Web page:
The Lost Art of Lost Metrics: Turning Past Losses into Future Wins

Unless you expect a 100% win rate, a lost deal is not a bad thing. In fact, if you are capturing the right information about your lost deals, then you can turn past losses into future wins! You can identify exactly where to focus your sales training, competitive strategies and positioning. Many sales organizations track the reasons why their deals were lost, but this only paints part of the picture. Let us examine one highly valuable lost metric that is often overlooked…

Lost the Deal

Based on the manager’s response in the comic strip above, it may seem that while the sales rep lost his deal, the manager lost his mind! The manager, however, is asking exactly the right question: “Where did you leave it last?” In other words, “Where was your deal before you lost it?” It is important to capture in which stage of the sales cycle a deal was lost. I call this the “Lost Stage”, the stage where deals disappear.

The Lost Stage, coupled with the Lost Reason, together provide a more complete understanding of your sales challenges. Consider the following two scenarios:

Scenario 1:
70% of deals lost in a given year were lost due to price. The company doesn’t know where in the sales cycle they were lost, only that they were lost because of price. To address the problem, the VP of Sales invests in negotiation training for the sales team and increases the threshold for allowable discounts from 10% to 20%.

Scenario 2:
70% of deals lost in a given year were lost due to price, 90% of which were lost during discovery. Now the VP of Sales understands that reps are disclosing cost even before the pain is quantified and the solution is understood by the prospect. He therefore directs his training efforts to the front half of the sales cycle.

In the first scenario above, the VP of Sales would have invested significant resources on negotiation training, but to no avail. Decreasing allowable discount thresholds was likely to also decreased the value of deals won. This would have yielded the opposite result from what was intended because of the false assumption that the problem was in the latter parts of the sales cycle. Worst of all, they would never have known it!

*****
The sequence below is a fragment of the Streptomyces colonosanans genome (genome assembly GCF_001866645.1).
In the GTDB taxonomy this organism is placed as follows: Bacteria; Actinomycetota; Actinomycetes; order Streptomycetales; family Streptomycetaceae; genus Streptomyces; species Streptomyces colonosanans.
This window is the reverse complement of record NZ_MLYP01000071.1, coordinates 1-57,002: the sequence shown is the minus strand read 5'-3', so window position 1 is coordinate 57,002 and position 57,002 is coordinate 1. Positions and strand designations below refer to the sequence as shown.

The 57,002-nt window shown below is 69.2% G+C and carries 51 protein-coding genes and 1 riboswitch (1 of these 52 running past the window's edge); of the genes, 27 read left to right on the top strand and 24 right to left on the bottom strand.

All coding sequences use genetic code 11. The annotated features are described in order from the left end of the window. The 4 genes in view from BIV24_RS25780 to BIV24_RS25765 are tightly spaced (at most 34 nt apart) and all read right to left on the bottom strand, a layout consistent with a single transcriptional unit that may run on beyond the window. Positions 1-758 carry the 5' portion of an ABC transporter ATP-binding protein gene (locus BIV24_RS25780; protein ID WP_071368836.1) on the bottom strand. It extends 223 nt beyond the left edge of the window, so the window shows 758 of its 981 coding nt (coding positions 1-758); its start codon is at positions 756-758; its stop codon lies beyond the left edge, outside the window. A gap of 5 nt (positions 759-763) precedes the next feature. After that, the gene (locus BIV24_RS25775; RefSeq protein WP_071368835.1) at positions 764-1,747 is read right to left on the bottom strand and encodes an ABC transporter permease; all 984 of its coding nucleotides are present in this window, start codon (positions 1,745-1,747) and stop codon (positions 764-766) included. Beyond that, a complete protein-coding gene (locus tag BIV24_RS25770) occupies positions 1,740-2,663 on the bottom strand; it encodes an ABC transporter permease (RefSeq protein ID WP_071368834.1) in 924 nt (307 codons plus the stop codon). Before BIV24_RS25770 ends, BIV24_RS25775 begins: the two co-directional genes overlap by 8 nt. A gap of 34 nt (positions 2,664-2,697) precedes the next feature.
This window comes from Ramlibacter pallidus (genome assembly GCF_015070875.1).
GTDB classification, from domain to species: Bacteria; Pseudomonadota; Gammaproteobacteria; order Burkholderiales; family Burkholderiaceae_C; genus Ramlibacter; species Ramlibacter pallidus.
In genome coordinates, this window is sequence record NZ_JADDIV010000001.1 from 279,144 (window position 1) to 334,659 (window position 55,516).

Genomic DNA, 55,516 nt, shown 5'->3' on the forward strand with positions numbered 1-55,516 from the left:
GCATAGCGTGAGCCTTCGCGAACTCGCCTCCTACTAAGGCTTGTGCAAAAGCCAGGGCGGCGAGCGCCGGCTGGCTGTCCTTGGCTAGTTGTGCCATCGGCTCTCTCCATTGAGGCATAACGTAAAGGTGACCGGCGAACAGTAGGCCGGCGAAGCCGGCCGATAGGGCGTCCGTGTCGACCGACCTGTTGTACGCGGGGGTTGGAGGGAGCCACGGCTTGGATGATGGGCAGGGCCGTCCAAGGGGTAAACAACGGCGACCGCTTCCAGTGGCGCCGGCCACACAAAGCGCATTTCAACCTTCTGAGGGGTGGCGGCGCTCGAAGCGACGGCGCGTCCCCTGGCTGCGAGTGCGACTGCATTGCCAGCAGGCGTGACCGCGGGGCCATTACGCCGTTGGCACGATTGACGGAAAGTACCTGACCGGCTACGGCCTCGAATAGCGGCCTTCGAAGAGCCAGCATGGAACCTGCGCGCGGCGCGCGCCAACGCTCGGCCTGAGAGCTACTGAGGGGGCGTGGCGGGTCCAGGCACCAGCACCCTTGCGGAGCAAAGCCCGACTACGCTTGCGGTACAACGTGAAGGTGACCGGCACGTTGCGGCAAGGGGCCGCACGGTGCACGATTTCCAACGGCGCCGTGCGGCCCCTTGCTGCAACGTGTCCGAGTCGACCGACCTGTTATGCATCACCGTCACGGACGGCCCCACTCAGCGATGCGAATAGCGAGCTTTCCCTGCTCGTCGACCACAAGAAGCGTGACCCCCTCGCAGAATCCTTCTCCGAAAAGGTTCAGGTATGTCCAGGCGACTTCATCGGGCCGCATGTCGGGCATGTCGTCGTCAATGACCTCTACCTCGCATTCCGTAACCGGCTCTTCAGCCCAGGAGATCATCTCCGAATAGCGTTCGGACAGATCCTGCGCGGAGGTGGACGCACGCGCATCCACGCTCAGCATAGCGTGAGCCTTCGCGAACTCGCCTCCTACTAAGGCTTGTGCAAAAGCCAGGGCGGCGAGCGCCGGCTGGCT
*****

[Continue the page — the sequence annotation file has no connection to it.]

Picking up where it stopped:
Knowing why deals were lost without understanding when they were lost can sometimes be misleading. Capturing both the Lost Reason and the Lost Stage provides a more complete and accurate picture. This leads to wiser, more informed decisions, which ultimately leads to improved sales effectiveness.

Capturing the Lost Stage metric can help turn past losses into future wins!

How to Inspire End User Adoption

If your organization struggles with end user adoption for new processes and technologies then this post will help. The practical insights provided below have been proven to work whether deploying a new CRM system or a new process within existing technology.

The seeds of end user adoption are planted long before implementation. The secret is to create a sense of ownership and positive anticipation leading up to deployment.